Tuesday, December 27, 2011
Topping many critics’ year-end lists and gaining momentum as the pick for Oscar’s Best Picture of the Year is The Artist, a sweet and simple story from another era.
Well, it’s a modern film, but its gimmick is an homage to another era. The Artist is a black and white silent film. But I have to tell you, dear readers, it’s a great, entertaining film that is a testament to storytelling. As a writer, I’m usually all about the words and word choice. (That’s why I’m completely enamored of Aaron Sorkin’s writing.) But I’m also a ballet fan, and a fan of good storytelling, no matter the device. So it was a treat to watch a story unfold, and pick up plot points and nuances from the actors’ expressions and actions, the cinematography (Guillaume Schiffman) and the score (Ludovic Bource).
Set first in 1927, The Artist is more than slightly reminiscent of Singing in the Rain, another backstage movie about the advent of the talkies. However, The Artist, which follows its characters to 1932, focuses more on the titular artist, George Valentin (Jean Dujardin, a dashing mix of early Sean Connery and current George Clooney), a silent movie star who doesn’t adjust well to the new era filmmaking is entering. Intriguing him personally, at first, and then surpassing him professionally is Peppy Miller (the beautiful Berenice Bejo), a Millie-esque gal who rises to stardom as the talkies take over. (James Cromwell and a trimmer-than-usual-looking John Goodman also appear in pivotal supporting roles.)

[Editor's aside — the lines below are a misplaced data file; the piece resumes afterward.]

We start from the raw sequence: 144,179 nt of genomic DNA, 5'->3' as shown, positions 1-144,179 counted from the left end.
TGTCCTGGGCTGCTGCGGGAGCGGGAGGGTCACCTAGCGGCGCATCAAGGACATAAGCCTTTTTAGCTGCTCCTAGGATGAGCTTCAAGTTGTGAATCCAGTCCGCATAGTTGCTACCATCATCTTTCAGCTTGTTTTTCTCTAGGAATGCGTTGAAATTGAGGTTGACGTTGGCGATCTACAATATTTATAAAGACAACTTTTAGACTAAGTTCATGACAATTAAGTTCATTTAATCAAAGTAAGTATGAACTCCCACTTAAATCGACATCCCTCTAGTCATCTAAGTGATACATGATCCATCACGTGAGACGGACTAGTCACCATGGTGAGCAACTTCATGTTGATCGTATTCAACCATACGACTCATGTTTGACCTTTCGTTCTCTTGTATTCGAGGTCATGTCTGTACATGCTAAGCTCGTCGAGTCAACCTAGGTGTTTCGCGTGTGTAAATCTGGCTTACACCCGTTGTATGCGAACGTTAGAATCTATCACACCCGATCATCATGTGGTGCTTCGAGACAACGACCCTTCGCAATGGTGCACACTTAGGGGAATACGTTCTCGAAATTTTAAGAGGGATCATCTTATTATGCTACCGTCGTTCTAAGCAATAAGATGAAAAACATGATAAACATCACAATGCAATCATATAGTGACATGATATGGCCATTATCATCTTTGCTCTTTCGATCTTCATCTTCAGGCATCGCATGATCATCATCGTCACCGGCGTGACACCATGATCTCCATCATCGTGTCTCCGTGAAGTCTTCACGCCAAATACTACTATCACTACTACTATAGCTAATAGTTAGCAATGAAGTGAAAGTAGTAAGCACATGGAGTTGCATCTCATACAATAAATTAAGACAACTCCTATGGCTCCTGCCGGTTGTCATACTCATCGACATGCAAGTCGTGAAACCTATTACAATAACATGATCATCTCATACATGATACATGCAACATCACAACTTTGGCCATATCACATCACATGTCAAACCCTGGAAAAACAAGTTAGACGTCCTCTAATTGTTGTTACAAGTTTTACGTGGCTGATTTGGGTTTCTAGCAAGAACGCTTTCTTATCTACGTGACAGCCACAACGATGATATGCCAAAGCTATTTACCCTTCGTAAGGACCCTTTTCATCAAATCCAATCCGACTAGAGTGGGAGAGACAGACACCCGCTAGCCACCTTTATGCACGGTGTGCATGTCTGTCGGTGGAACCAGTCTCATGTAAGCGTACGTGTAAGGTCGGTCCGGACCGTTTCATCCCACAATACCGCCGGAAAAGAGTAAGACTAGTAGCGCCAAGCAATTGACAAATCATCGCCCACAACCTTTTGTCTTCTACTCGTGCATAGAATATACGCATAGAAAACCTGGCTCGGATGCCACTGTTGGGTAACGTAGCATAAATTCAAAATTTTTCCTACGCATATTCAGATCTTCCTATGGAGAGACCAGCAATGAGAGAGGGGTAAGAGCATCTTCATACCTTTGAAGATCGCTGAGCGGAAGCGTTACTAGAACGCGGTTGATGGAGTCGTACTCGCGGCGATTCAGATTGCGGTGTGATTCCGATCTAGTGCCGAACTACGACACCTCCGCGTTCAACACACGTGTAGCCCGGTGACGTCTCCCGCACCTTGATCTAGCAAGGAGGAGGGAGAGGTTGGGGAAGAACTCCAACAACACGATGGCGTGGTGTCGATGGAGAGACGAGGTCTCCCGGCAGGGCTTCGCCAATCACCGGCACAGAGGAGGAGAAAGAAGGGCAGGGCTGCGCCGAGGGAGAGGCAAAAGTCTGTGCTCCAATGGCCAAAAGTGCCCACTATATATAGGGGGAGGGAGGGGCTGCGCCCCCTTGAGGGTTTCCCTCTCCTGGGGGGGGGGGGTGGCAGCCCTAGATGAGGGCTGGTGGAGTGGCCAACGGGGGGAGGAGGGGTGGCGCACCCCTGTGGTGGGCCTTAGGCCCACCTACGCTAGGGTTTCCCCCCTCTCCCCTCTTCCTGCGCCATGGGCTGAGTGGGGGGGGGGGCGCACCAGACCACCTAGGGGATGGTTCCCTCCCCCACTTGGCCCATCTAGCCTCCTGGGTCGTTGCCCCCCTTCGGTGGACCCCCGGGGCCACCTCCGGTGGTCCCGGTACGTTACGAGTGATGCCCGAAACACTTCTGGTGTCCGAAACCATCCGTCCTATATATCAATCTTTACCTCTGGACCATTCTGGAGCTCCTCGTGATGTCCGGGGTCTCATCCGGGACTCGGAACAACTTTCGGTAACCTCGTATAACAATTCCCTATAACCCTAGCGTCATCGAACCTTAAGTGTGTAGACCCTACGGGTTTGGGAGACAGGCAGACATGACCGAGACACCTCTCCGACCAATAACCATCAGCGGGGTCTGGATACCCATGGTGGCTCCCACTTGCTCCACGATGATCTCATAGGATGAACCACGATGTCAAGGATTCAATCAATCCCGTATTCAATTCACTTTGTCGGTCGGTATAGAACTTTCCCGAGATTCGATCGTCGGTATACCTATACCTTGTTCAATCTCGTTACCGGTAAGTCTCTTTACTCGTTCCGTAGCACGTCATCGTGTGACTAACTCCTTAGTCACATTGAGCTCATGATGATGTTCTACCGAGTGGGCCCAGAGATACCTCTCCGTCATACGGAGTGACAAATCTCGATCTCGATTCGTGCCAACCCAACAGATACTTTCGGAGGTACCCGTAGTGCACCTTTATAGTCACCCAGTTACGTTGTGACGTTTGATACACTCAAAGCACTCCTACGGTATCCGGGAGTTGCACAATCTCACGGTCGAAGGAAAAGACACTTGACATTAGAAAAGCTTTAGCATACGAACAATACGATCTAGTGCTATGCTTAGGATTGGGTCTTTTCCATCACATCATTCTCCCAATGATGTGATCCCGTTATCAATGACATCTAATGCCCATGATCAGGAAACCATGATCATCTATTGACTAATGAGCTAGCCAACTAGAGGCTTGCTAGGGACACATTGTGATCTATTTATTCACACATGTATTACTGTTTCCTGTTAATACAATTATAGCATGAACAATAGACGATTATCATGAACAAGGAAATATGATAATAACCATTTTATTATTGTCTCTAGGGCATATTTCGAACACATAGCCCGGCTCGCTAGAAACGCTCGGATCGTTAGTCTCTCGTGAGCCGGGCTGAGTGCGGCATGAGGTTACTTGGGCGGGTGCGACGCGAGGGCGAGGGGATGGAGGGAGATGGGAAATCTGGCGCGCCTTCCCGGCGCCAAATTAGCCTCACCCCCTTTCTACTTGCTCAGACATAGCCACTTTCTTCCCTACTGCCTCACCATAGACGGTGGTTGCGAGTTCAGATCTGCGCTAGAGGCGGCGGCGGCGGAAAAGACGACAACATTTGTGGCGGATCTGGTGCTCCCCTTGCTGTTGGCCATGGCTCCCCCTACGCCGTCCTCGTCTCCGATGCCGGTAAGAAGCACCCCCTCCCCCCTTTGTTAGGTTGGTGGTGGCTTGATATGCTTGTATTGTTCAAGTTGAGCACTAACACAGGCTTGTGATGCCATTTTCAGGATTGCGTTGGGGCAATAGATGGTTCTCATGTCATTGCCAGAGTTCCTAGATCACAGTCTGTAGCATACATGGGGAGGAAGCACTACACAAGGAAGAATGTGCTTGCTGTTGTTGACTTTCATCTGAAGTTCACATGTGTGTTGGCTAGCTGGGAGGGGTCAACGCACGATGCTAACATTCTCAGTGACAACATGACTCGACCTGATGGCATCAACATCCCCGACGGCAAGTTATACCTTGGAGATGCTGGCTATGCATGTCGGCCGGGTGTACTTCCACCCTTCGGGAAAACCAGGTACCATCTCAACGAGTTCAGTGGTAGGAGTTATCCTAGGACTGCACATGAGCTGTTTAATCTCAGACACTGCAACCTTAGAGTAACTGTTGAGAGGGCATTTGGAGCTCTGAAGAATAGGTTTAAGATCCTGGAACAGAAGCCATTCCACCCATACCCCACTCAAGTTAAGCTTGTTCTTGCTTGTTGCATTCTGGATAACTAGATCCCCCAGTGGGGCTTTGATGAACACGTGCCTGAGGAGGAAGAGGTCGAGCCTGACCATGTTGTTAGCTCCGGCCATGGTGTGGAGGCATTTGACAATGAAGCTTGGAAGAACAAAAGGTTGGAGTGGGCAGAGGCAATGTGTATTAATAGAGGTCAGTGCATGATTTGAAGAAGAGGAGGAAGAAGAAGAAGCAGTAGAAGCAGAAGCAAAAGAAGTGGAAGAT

Though it takes a couple of somber turns here and there, The Artist is mostly a delightful, feel-good film. I think what most critics and Hollywood insiders are responding to are the behind-the-scenes story and the craft of silent filmmaking. To be sure, beyond that, this film isn’t extraordinary. The story has little complexity and the performances are good but nothing of the breakthrough variety. Still, The Artist is a welcome antidote to much of the overproduced shlock that rely on pyrotechnics for thrills. (And it reminds of a time when people were famous because of their talent; as Ainsley Hayes once said, "It used to be you had to sing and dance.") It succeeds in spite of, or maybe because of, its simplicity, and writer and director Michel Hazanavicius is to be applauded for sticking to his vision and bringing such a classic form to modern audiences.